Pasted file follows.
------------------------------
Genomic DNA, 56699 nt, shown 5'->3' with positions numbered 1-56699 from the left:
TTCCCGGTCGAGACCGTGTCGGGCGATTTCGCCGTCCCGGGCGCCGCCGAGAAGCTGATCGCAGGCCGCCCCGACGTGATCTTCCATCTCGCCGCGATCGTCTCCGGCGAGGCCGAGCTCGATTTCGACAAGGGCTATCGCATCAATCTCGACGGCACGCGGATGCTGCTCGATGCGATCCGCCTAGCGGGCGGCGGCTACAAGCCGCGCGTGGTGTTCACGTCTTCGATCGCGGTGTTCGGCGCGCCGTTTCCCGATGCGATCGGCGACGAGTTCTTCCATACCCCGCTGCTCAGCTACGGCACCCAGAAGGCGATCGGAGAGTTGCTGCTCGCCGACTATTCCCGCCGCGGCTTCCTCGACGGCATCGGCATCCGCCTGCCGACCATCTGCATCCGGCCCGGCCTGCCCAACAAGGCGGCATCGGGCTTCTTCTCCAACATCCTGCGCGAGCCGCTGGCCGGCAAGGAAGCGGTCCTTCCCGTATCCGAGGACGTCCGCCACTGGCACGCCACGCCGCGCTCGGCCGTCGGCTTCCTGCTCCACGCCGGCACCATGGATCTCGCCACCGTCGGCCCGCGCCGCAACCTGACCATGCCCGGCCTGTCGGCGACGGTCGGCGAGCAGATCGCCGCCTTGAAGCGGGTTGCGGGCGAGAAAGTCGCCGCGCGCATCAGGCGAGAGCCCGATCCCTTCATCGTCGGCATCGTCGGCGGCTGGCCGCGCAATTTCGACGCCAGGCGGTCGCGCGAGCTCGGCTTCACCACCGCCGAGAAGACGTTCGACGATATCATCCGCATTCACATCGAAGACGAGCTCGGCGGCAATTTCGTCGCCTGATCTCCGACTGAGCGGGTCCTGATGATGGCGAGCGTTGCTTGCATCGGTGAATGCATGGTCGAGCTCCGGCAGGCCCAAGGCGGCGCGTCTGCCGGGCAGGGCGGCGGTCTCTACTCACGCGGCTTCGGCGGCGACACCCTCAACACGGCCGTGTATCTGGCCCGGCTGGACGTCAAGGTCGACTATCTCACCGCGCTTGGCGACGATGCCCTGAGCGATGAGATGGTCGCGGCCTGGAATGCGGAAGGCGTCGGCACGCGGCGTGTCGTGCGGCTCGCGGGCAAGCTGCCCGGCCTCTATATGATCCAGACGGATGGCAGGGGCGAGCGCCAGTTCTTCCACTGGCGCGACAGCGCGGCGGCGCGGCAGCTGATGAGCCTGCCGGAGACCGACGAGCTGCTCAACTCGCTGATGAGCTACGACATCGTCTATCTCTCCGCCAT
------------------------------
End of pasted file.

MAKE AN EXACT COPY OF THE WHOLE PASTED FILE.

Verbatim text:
Genomic DNA, 56699 nt, shown 5'->3' with positions numbered 1-56699 from the left:
TTCCCGGTCGAGACCGTGTCGGGCGATTTCGCCGTCCCGGGCGCCGCCGAGAAGCTGATCGCAGGCCGCCCCGACGTGATCTTCCATCTCGCCGCGATCGTCTCCGGCGAGGCCGAGCTCGATTTCGACAAGGGCTATCGCATCAATCTCGACGGCACGCGGATGCTGCTCGATGCGATCCGCCTAGCGGGCGGCGGCTACAAGCCGCGCGTGGTGTTCACGTCTTCGATCGCGGTGTTCGGCGCGCCGTTTCCCGATGCGATCGGCGACGAGTTCTTCCATACCCCGCTGCTCAGCTACGGCACCCAGAAGGCGATCGGAGAGTTGCTGCTCGCCGACTATTCCCGCCGCGGCTTCCTCGACGGCATCGGCATCCGCCTGCCGACCATCTGCATCCGGCCCGGCCTGCCCAACAAGGCGGCATCGGGCTTCTTCTCCAACATCCTGCGCGAGCCGCTGGCCGGCAAGGAAGCGGTCCTTCCCGTATCCGAGGACGTCCGCCACTGGCACGCCACGCCGCGCTCGGCCGTCGGCTTCCTGCTCCACGCCGGCACCATGGATCTCGCCACCGTCGGCCCGCGCCGCAACCTGACCATGCCCGGCCTGTCGGCGACGGTCGGCGAGCAGATCGCCGCCTTGAAGCGGGTTGCGGGCGAGAAAGTCGCCGCGCGCATCAGGCGAGAGCCCGATCCCTTCATCGTCGGCATCGTCGGCGGCTGGCCGCGCAATTTCGACGCCAGGCGGTCGCGCGAGCTCGGCTTCACCACCGCCGAGAAGACGTTCGACGATATCATCCGCATTCACATCGAAGACGAGCTCGGCGGCAATTTCGTCGCCTGATCTCCGACTGAGCGGGTCCTGATGATGGCGAGCGTTGCTTGCATCGGTGAATGCATGGTCGAGCTCCGGCAGGCCCAAGGCGGCGCGTCTGCCGGGCAGGGCGGCGGTCTCTACTCACGCGGCTTCGGCGGCGACACCCTCAACACGGCCGTGTATCTGGCCCGGCTGGACGTCAAGGTCGACTATCTCACCGCGCTTGGCGACGATGCCCTGAGCGATGAGATGGTCGCGGCCTGGAATGCGGAAGGCGTCGGCACGCGGCGTGTCGTGCGGCTCGCGGGCAAGCTGCCCGGCCTCTATATGATCCAGACGGATGGCAGGGGCGAGCGCCAGTTCTTCCACTGGCGCGACAGCGCGGCGGCGCGGCAGCTGATGAGCCTGCCGGAGACCGACGAGCTGCTCAACTCGCTGATGAGCTACGACATCGTCTATCTCTCCGCCAT